The Treeline: The Last Forest and the Future of Life on Earth
If you share my interest in the complex role of trees in the ecological community, as well as in climate change, I highly recommend Rawlence's deep dive into the boreal forests of the north. In his investigative journey, he travels to the treelines of places such as Norway, Siberia, Alaska, and Greenland to examine six hardy tree species and how the world is changing on the edges.
It's a fascinating examination of the intricacies of nature, and what you think you know is often turned on its head. Expanding forests in the north may sound like a good thing--more trees!--but the shift in climate that wrought the change has devastating cascading effects at the treelines, through the forests, in the economy, and even in the oceans.
The amount of information here is truly overwhelming--and Rawlence weaves it all into a riveting narrative that combines science with local lore and tradition. The climate predictions across the board are dire, and while this book provides little in the way of solutions or even hope, the hope there is lies in the long-proven adaptability and ingenuity of the forests.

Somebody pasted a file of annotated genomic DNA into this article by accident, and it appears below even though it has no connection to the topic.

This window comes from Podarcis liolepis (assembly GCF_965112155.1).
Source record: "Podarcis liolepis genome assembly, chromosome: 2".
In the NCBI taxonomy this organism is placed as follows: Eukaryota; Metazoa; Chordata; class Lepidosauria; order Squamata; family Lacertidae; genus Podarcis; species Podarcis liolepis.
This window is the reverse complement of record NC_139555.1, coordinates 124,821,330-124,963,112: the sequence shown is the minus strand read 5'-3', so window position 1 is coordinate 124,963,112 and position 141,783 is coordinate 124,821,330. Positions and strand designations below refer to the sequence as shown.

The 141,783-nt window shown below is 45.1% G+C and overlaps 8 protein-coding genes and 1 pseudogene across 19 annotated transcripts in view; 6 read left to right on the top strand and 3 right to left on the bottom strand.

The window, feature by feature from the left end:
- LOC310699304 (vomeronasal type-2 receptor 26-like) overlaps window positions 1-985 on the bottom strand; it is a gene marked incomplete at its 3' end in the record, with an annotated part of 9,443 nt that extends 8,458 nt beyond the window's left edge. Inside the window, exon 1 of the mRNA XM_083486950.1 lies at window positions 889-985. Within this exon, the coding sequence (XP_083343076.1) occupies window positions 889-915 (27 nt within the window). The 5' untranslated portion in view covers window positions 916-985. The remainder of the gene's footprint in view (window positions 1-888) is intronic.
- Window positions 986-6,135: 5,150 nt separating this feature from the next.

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For the last fifty years, the trees of the boreal forest have been moving north. Ben Rawlence’s The Treeline takes us along this critical frontier of our warming planet from Norway to Siberia, Alaska to Greenland, to meet the scientists, residents and trees confronting huge geological changes. Only the hardest species survive at these latitudes including the ice-loving Dahurian larch of Siberia, the antiseptic Spruce that purifies our atmosphere, the Downy birch conquering Scandinavia, the healing Balsam poplar that Native Americans use as a cure-all and the noble Scots Pine that lives longer when surrounded by its family.
It is a journey of wonder and awe at the incredible creativity and resilience of these species and the mysterious workings of the forest upon which we rely for the air we breathe. Blending reportage with the latest science, The Treeline is a story of what might soon be the last forest left and what that means for the future of all life on earth.